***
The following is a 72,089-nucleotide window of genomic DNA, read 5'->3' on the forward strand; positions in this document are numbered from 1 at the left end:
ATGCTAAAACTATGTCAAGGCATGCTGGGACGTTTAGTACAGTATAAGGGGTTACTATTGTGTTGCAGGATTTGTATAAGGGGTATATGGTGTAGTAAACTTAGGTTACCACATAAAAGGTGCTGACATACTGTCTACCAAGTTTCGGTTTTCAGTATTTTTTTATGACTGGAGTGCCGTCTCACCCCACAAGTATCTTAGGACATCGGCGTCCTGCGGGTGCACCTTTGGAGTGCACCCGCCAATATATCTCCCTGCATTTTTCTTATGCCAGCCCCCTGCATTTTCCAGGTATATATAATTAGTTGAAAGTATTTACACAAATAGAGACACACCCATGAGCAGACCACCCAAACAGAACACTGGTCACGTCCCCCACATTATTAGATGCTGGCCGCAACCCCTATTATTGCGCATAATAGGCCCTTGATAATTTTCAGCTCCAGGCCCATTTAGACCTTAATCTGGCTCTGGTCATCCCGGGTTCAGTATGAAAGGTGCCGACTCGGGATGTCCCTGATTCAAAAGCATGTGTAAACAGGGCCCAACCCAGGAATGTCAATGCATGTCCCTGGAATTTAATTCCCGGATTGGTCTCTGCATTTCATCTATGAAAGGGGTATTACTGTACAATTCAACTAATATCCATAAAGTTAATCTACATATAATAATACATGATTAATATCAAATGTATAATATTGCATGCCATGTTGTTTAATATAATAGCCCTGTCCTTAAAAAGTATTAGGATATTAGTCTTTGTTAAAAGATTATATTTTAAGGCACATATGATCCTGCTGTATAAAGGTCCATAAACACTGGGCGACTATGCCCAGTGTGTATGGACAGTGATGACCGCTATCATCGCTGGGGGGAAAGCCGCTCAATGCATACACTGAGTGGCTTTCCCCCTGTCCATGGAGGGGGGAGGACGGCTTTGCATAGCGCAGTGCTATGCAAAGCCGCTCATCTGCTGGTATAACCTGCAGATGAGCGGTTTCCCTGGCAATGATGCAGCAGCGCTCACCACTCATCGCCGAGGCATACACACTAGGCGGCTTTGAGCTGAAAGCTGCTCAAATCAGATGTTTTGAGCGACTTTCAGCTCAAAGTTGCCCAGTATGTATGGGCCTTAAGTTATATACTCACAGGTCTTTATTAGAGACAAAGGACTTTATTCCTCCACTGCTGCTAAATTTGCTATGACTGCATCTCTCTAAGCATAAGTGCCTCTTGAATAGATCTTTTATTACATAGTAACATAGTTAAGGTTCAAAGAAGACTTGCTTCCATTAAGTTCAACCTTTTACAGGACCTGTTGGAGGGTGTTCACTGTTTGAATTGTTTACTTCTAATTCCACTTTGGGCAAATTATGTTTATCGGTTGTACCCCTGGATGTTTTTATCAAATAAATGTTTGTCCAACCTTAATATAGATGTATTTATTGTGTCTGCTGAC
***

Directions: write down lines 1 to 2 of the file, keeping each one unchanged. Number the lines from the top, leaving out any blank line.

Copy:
The following is a 72,089-nucleotide window of genomic DNA, read 5'->3' on the forward strand; positions in this document are numbered from 1 at the left end:
ATGCTAAAACTATGTCAAGGCATGCTGGGACGTTTAGTACAGTATAAGGGGTTACTATTGTGTTGCAGGATTTGTATAAGGGGTATATGGTGTAGTAAACTTAGGTTACCACATAAAAGGTGCTGACATACTGTCTACCAAGTTTCGGTTTTCAGTATTTTTTTATGACTGGAGTGCCGTCTCACCCCACAAGTATCTTAGGACATCGGCGTCCTGCGGGTGCACCTTTGGAGTGCACCCGCCAATATATCTCCCTGCATTTTTCTTATGCCAGCCCCCTGCATTTTCCAGGTATATATAATTAGTTGAAAGTATTTACACAAATAGAGACACACCCATGAGCAGACCACCCAAACAGAACACTGGTCACGTCCCCCACATTATTAGATGCTGGCCGCAACCCCTATTATTGCGCATAATAGGCCCTTGATAATTTTCAGCTCCAGGCCCATTTAGACCTTAATCTGGCTCTGGTCATCCCGGGTTCAGTATGAAAGGTGCCGACTCGGGATGTCCCTGATTCAAAAGCATGTGTAAACAGGGCCCAACCCAGGAATGTCAATGCATGTCCCTGGAATTTAATTCCCGGATTGGTCTCTGCATTTCATCTATGAAAGGGGTATTACTGTACAATTCAACTAATATCCATAAAGTTAATCTACATATAATAATACATGATTAATATCAAATGTATAATATTGCATGCCATGTTGTTTAATATAATAGCCCTGTCCTTAAAAAGTATTAGGATATTAGTCTTTGTTAAAAGATTATATTTTAAGGCACATATGATCCTGCTGTATAAAGGTCCATAAACACTGGGCGACTATGCCCAGTGTGTATGGACAGTGATGACCGCTATCATCGCTGGGGGGAAAGCCGCTCAATGCATACACTGAGTGGCTTTCCCCCTGTCCATGGAGGGGGGAGGACGGCTTTGCATAGCGCAGTGCTATGCAAAGCCGCTCATCTGCTGGTATAACCTGCAGATGAGCGGTTTCCCTGGCAATGATGCAGCAGCGCTCACCACTCATCGCCGAGGCATACACACTAGGCGGCTTTGAGCTGAAAGCTGCTCAAATCAGATGTTTTGAGCGACTTTCAGCTCAAAGTTGCCCAGTATGTATGGGCCTTAAGTTATATACTCACAGGTCTTTATTAGAGACAAAGGACTTTATTCCTCCACTGCTGCTAAATTTGCTATGACTGCATCTCTCTAAGCATAAGTGCCTCTTGAATAGATCTTTTATTACATAGTAACATAGTTAAGGTTCAAAGAAGACTTGCTTCCATTAAGTTCAACCTTTTACAGGACCTGTTGGAGGGTGTTCACTGTTTGAATTGTTTACTTCTAATTCCACTTTGGGCAAATTATGTTTATCGGTTGTACCCCTGGATGTTTTTATCAAATAAATGTTTGTCCAACCTTAATATAGATGTATTTATTGTGTCTGCTGAC